If you see someone you know personally behaving in a way that seems to be making someone else unhappy, have a discreet word. If you think a friend’s sense of what’s appropriate might not be 100% (see above on the effects of too little sleep etc.) then – quietly and politely – have a word. You could well nip an awkward situation in the bud. If you wish to do this with a Committee member’s support, find one of us (see above) and explain the situation
In an ideal world such guidelines should go without saying. But for the avoidance of doubt here they are.
– Unwanted or unwelcome touching is unacceptable. We shouldn’t have to say that groping is wrong, but it has happened. Less blatant forms of unwelcome touching also go on. No matter how friendly the atmosphere, don’t assume everyone wants or welcomes a hug or the offer of a backrub.
– Unwelcome attention need not be physical. If you’re taking a photograph of a particular person, ask first.* If they aren’t comfortable, don’t take a picture. If they are wearing a no-photo badge, respect it.
*Events such as panels are different. Even then, though, be considerate of the panel members and audience: please don’t stand up in front of the panel and take picture after picture. Yes, we’ve all seen that happen too.
If an announcement is made at the start of a programme item asking you not to record it, please don’t disregard it. Some of our speakers or panel members prefer that what they say is for the audience rather than the world at large and we ask you to respect this.
– Your fellow con members are people, not objects, so treat them as people. Men – you won’t make a woman feel comfortable by conducting conversations with their chest. If you want a close look at what someone’s wearing, ask if they mind first. Above all, what someone is wearing is their outfit, not an invitation. We will give very short shrift to anyone who tries to justify unwelcome behaviour by saying otherwise.
– Convention committee, staff and helpers are all unpaid volunteers who are doing this to help make a good convention for everyone. If you’re having a problem with the convention, we want to do what we can help resolve it. But we are not here to be shouted at, abused or insulted. The same goes for hotel staff. If you have a problem with the hotel, speak to us or the hotel management.
– Unwelcome attention and harassment can take place online these days. Abusive texts, emails, Twitter posts or the like from one attendee to another or to a member of convention staff will be taken just as seriously as if the behaviour was face-to-face. Cyber-bullying is no more acceptable than the traditional sort.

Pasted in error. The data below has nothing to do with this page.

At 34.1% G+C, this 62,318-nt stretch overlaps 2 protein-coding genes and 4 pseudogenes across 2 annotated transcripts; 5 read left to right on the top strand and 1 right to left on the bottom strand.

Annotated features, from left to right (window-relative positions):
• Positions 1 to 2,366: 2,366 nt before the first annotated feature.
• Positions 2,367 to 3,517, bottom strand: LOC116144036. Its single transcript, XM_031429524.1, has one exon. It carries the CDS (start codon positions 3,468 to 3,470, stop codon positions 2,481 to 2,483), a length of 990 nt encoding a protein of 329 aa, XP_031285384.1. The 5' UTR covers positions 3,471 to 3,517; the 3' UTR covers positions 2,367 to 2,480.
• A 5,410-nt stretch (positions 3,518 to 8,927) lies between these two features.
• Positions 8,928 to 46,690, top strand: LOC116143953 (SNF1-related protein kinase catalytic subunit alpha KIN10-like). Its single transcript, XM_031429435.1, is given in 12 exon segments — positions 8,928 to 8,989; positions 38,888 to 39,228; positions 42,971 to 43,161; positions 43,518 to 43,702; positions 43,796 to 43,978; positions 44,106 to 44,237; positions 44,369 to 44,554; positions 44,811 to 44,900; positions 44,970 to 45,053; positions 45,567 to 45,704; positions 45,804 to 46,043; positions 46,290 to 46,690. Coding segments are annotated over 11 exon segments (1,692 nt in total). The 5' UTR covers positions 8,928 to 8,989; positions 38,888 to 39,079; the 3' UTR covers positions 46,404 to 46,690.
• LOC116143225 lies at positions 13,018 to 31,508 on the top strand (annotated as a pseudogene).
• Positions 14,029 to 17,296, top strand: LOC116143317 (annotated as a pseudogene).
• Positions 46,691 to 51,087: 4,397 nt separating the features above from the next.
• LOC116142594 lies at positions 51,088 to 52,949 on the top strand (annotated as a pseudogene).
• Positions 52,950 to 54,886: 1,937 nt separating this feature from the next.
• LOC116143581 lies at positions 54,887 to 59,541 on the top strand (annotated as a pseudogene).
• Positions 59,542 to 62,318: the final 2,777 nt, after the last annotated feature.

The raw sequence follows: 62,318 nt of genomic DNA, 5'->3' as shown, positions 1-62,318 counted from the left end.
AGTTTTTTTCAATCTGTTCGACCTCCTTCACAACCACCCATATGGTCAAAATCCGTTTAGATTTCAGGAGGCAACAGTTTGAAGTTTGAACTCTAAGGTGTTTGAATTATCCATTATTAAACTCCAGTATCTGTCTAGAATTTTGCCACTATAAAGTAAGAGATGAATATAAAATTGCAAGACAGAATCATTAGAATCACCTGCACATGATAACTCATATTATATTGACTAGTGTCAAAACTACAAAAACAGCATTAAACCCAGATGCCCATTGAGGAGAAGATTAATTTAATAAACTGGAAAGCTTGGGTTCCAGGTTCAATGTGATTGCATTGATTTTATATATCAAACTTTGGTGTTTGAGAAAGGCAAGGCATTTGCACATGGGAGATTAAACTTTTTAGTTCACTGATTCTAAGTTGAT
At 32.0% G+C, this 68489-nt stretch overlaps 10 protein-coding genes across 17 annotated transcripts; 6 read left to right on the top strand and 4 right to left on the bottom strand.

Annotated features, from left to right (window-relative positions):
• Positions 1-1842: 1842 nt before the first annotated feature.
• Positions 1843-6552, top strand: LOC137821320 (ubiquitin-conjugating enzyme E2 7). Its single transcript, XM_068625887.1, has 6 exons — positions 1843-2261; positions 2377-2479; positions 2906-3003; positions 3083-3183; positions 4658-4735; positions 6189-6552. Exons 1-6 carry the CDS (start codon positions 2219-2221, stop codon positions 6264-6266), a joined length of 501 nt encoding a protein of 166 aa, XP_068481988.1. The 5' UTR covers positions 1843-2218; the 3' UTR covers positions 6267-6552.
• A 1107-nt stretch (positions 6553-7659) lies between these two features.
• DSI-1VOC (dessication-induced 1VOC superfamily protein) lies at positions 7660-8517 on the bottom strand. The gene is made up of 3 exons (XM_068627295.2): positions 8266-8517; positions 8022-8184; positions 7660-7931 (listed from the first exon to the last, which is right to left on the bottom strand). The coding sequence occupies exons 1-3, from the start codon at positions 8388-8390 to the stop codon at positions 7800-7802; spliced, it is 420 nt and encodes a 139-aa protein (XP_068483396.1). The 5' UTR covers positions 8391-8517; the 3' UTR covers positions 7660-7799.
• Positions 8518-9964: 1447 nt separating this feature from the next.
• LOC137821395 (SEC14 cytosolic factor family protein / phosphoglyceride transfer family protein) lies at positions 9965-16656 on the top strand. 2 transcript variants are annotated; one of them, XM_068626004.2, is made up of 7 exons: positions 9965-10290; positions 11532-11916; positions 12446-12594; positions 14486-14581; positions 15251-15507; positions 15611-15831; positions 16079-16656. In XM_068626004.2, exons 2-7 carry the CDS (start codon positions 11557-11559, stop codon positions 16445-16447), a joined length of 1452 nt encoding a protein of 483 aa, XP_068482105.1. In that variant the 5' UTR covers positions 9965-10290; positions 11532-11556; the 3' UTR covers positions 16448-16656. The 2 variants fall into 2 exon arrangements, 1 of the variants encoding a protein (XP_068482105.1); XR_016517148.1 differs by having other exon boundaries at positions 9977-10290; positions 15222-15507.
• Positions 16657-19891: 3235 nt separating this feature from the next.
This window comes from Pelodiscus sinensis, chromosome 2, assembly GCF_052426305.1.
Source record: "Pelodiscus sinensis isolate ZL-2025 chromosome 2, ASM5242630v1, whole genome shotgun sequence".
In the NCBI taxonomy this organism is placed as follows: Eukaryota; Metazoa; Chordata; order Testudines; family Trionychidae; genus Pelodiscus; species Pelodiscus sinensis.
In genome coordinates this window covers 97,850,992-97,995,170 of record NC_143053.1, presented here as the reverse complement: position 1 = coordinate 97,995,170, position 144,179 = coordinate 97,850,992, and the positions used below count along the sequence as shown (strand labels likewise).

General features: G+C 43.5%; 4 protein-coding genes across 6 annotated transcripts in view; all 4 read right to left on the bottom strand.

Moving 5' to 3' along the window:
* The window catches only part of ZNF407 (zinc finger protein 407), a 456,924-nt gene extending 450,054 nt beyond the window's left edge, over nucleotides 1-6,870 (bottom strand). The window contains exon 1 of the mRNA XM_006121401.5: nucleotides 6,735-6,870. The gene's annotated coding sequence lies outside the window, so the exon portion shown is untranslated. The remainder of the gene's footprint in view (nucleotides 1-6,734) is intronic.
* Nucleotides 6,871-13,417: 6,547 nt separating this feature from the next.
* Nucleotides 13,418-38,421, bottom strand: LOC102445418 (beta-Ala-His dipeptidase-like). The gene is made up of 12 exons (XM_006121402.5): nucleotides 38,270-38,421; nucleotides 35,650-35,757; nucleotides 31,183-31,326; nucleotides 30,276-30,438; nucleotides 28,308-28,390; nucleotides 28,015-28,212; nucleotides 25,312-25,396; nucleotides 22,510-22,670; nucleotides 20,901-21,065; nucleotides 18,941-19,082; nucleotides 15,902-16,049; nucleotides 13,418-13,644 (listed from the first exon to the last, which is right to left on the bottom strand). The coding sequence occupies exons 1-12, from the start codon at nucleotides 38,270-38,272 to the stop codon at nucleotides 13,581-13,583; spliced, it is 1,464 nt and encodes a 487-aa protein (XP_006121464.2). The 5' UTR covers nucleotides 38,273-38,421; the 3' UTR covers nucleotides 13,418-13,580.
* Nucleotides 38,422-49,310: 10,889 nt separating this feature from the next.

We will do our best to resolve problems as quickly and as amicably as possible. However, we will not tolerate unacceptable behaviour. If an incident is serious or if a member engages in repeated inappropriate behaviour we have the right to withdraw membership and require a person to leave the convention.
In particular, we cannot allow anyone to pose a risk to other members of the convention or indeed themselves. If such a situation arises and cannot be resolved that person will have to leave. We have a mutual agreement with the con hotel; if either the Committee or the hotel management requires someone to leave the convention or premises, so will the other.
If this all sounds rather serious we emphasize that we very much hope and expect there will be few if any such problems at EightSquaredCon. We don’t anticipate having to take sanctions against anyone attending. But we do want to reassure our members that if need be we can and will protect them. By far the best thing we can all do is bear the above guidance in mind. This should ensure that everyone at Eight Squared Con has a happy and enjoyable convention.
We look forward to seeing you in Bradford!
The EightSquaredCon Committee
19th January – please note the clarification that inappropriate/aggressive behaviour online will be considered equally unacceptable. Our thanks to those who suggested that we make this point explicitly.